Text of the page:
How to celebrate, when the opportunity arises

Antonín Kosík



Celebrations and festivity originated in the cyclical concept of time. In the changing of the seasons, in the revolutions of the Moon and the Sun (if the Earth were to orbit the Sun, there would be no festivals). If I don’t welcome Spring or the setting of the Sun, then Spring won’t come and the Sun won’t rise and there will be nothing for me to celebrate now or in the future. And it’s quite obvious that, indeed, Spring will not come and that the Earth will start orbiting the Sun rather than the Sun the Earth. Yet we only realize this when we start exploring the essence of these celebrations and festivity, thus robbing them forever of what made them graspable and losing them in the process. It’s just like if the alarm clock ticks, we don’t know why, if we know why, the alarm clock doesn’t tick (the very argument that the world is full of identical alarm clocks and that, if we take some of them apart, others tick holds certain premises, don’t you think?) – as soon as I start investigating the cause or consequence of a celebration, the festival’s over, but not the celebration.

If I celebrate my birthday, then I am celebrating (invoking) my rebirth and I experience earthly reincarnation. As soon as I add that I am celebrating my fiftieth, the reincarnation does not materialize, yet the wild celebration remains.

If a festivity or celebration becomes a subject of examination and benefits and philosophizing, its non-causal character starts to fade as its causality comes to the fore – just as a picture which originally refers to the world is in awe of the world. If the picture does this in an awesome manner, its very awe of the world gradually becomes itself a subject of awe and its awesome property – its awe of the world – can no longer function. Yet it remains a valuable piece of furniture over there by the sideboard. Likewise, over time magnificent festivity and celebrations become an end in themselves, and acquire a certain degree of synchronicity: if I celebrate, there’ll be a celebration, and if there’s a celebration, I’ll celebrate. As soon as this identity emerges, the celebration, given its purpose, is altogether unfruitful. However, it remains beneficial. Now, under the pretext of a festivity or celebration, all sorts of tomfoolery are possible: invite an important person to the celebration and take the opportunity to bite his ear off, exclude from a large-scale celebration those who mock us day in, day out, for not being able to afford lobster and caviar, or those whose derision is less obvious or more resourceful, or ultimately sell pictures from our celebration to every household. State and other institutional festivals are – as the name implies – a way for an institution to demonstrate its ideology, a way to wield and consolidate its power, a way to show that it is different from another institution which is otherwise the same, and so on, like the neighbour who invites you (or does he?) to his pig roast. That is why the first thing any new order does is to frantically change the festivals. Yet if it is as reasonable as its predecessor or – even better – similarly reasonable, it will keep to more or less the same number and dates.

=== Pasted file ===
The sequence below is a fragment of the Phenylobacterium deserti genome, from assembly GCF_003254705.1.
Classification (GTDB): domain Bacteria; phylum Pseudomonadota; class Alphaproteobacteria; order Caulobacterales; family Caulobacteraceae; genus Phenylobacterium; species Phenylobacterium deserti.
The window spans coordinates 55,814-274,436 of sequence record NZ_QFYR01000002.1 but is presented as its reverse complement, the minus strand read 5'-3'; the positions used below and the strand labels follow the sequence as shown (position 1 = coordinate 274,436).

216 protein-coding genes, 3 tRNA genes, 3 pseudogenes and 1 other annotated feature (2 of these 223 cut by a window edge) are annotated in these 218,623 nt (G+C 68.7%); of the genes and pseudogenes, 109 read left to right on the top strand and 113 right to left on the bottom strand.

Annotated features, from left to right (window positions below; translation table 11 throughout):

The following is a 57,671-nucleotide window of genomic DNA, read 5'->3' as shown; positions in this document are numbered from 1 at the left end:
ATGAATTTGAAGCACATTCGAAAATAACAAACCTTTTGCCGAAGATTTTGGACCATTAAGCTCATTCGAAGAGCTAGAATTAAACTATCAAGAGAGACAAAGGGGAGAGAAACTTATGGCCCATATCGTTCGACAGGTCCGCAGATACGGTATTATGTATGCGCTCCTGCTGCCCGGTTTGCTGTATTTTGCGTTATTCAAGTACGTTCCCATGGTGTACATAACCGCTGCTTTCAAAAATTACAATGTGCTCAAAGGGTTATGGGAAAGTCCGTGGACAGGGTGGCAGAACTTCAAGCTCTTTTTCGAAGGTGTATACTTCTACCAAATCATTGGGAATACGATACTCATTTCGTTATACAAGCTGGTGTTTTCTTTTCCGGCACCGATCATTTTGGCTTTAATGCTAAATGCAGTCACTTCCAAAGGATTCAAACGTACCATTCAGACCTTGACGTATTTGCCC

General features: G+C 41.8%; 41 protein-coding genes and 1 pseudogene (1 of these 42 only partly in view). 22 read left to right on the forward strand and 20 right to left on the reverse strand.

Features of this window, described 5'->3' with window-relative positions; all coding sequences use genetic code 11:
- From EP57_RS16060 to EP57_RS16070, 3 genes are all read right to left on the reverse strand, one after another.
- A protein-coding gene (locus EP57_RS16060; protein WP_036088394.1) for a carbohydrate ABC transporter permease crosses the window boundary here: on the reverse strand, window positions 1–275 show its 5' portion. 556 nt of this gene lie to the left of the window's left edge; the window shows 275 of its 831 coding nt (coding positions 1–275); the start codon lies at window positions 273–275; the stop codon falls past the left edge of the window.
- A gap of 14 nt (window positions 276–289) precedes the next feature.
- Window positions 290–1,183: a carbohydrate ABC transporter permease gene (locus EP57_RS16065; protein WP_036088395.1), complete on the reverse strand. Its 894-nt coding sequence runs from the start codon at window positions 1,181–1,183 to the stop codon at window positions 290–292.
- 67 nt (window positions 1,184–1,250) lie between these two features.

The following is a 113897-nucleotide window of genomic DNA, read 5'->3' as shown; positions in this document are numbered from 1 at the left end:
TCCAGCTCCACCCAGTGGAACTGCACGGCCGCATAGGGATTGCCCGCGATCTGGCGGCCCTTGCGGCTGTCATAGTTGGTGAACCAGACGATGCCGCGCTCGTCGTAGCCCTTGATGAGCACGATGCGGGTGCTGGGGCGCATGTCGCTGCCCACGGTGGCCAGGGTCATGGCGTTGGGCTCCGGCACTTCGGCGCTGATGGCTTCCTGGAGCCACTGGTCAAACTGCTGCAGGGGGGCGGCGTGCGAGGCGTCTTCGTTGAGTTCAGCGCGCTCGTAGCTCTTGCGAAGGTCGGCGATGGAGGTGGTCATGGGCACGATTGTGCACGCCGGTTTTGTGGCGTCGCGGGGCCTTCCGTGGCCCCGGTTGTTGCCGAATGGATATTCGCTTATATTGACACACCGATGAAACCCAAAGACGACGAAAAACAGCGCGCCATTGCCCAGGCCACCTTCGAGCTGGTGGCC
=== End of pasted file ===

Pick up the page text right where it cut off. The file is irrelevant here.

That is why the sensible and the worldly-wise spend the time allotted to them by institutional festivity – which might even be Christmas – repairing a bike that has breathed its last before their repair, trying to solve unfathomable or flawed puzzles, perhaps counting the raindrops in autumn and the floors of the block of flats opposite in spring. Plain and simple: engaging in activities which, apparently at least, lead nowhere. But they do not force themselves into some sort of meditation, speculation, or even removal from the humdrum. That is something they can experience every day in the tram.


A grandiose celebration

The first guests slowly start descending on their flying carpets replete with air-conditioning and stabilizer wings, and even before they land there are grunts of unfeigned admiration of their comrades’ carpets. The area above the large terrace gradually fills up with swinging, undulating rugs, so many of them that the slapping and thrumming almost drowns out the speaker, his head thrown back: ‘All right, gentlemen, I don’t think we’ll be celebrating in the air, eh? Down you come!’ laughs the host while feigning annoyance. He skilfully casts jigging cups filled with the nectar of unripe cranberries among the carpets. ‘Are we all here? Nobody missing? Can we begin our party?’

‘Yes, yes, we’re all here, no one’s missing,’ the voices ring out.

Then they all fall silent. A red bulldozer passes by slowly, silently. The throng burst into cheers. The party was a sensation this year. Curious about what is being so joyfully celebrated and by whom? The red crunchers – you might know them by their scientific name of pokers – are celebrating the ripening of the cranberries. In a year and an ant day’s time they’ll come hither again. And then again, and again. On my honour. Otherwise those cranberries would never ripen.




Středoevropský luštitel a křížovkář

[Central European Crossword Enthusiast] No 6/78






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